When we talk about the rules of composition, the Rule of Thirds or the Golden Ratio are probably the first that come to mind to most of us. But there is something about centeredness and symmetry, too. Could “The Middle Line” be the secret rule of composition in visual arts? In this video from Light Club, you’ll see plenty of powerful photos and movie frames revolving around a fictional or a physical middle line. And when you see how many famous works have it, you’ll see that there’s something about it, indeed.
Perhaps you remember the most expensive photo ever sold. It’s Rheine II taken by Andreas Gursky, sold for $4.3 million in a Christie’s auction in New York. This photo is the first example in the video. When you look at it, you can see that it has a physical horizontal middle line.
Many classical paintings have the key elements centered vertically or horizontally along a fictional middle line. As explained in the video, centering an eye of a portrait creates the effect that the gaze is following you around the room. That could be why we feel that Mona Lisa is watching us.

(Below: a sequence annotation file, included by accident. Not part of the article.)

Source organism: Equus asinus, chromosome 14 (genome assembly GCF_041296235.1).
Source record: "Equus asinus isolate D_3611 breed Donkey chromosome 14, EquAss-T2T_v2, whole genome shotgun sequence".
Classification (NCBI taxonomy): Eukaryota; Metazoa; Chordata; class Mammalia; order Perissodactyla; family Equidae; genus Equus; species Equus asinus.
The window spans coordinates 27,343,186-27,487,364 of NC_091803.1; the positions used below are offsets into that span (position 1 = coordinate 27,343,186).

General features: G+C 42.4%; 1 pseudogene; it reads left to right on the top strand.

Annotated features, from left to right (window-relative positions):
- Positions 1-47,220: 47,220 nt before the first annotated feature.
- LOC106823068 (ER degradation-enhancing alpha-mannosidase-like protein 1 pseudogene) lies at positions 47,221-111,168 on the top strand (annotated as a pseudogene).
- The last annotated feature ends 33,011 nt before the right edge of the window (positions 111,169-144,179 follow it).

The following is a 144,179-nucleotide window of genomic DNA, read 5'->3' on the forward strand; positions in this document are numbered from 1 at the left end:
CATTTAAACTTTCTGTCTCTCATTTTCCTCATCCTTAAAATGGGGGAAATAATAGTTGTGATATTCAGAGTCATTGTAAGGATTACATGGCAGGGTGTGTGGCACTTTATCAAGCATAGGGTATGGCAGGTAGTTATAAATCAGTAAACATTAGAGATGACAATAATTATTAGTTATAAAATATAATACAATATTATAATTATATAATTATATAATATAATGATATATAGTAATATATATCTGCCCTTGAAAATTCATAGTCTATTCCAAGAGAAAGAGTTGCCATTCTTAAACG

You can find the middle line in many iconic photos. In some of them, the key subject or the eye of a person is placed along the imaginary line:
In other examples, you can see a physical vertical or horizontal line:
The middle line is also present in movies. In the video, you can see an example from Manchester by the Sea. The middle line shows the division between the two characters:
The middle line is present in many more photos, paintings, and movies, and you can check out the video for more wonderful examples. But can “The Middle Line” be called the “secret rule of photo composition?” I personally wouldn’t put it that way.
If you know what you’re doing, what you want to achieve and why you’re composing a photo in a certain way, then the middle line is just another composition technique in your book. But indeed, you can achieve a lot of different effects with it. It can add stability and balance to an image on the one hand. And on the other, it can create a sense of division and distance. So, if you don’t use the middle line in your shots, this may be the time to consider how it can improve your photos and what you can tell with it.
[The secret rule of photo composition: the Middle Line | Light Club]